# Multiple-Step Income Statement

An alternative to the single-step income statement is the multiple-step income statement. This format explicitly segregates the operating revenues and operating expenses from the non-operating revenues, non-operating expenses, gains, and losses. It also shows the gross profit (net sales minus the cost of goods sold).

An income statement for Gary's Garden Furniture prepared using the multiple-step format would look like the table below. A description of what is occurring at each step follows the table.

Using the above multiple-step income statement as an example, we see that there are three steps needed to arrive at the bottom line net income.

Step 1 - Cost of goods sold is subtracted from net sales to arrive at the gross profit.

Gross Profit = Net Sales - Cost of Goods Sold

Gross Profit = \$350,000 - \$125,000 = \$225,000

Step 2 - Operating expenses are subtracted from gross profit to arrive at operating income.

Operating Income = Gross Profit - Operating Expenses

Operating Income = \$225,000 - \$131,000 = \$94,000

Step 3 - The net amount of non-operating revenues, gains, and non-operating expenses and losses is combined with the operating income to arrive at the net income or net loss.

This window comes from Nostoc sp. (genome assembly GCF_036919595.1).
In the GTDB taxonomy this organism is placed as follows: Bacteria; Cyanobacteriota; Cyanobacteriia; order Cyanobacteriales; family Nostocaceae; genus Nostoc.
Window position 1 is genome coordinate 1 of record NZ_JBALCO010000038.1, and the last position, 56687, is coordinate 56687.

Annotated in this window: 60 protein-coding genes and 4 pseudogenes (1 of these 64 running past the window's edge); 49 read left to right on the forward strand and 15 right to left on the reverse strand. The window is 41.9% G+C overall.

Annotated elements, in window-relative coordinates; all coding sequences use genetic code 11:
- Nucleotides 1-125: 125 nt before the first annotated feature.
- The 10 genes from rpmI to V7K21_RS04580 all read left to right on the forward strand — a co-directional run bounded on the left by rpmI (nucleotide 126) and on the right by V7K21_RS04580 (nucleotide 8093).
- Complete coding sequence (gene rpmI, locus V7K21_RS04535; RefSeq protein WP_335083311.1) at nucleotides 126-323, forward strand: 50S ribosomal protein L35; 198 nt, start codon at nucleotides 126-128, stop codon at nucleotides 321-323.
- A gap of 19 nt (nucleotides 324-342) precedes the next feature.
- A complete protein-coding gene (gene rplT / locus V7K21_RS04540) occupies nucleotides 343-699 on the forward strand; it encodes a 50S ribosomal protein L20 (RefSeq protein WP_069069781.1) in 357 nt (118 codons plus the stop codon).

Net Income = Operating Income + Non-Operating Items

Net Income = \$94,000 + \$1,000 = \$95,000

There are three benefits in using a multiple-step income statement instead of a single-step income statement.

1. It is easy to see the Gross Profit
The multiple-step income statement clearly states the gross profit amount. Many readers of financial statements monitor an organization's gross margin (gross profit as a percentage of net sales) and compare it with those of past years and with those of other organizations within the industry.

2. It is easy to see the Operating Profit
The multiple-step income statement presents the subtotal operating income, which indicates the profit earned from the company's primary activities of buying and selling merchandise.

Operating income is the profit that comes from doing what the organization was created to do. This is not the bottom line but it is quite close. It is the final result of its normal activities before unusual non-recurring or financially related items that are often considered incidental to its main purpose.

3. It is easy to see the Net Profit
The bottom line of a multiple-step income statement reports the net amount for all the items on the income statement. If the net amount is positive, it is labeled as 'net income.' If the net amount is negative, it is labeled as 'net loss.'

This Accounting Terminology Checklist outlines the terminology, concepts and conventions that are accepted within the accounting profession.

 Key Points The multiple-step income statement explicitly segregates the operating revenues and operating expenses from the non-operating revenues, non-operating expenses, gains, and losses. This makes it easy to see the gross profit, operating profit, and the net profit.

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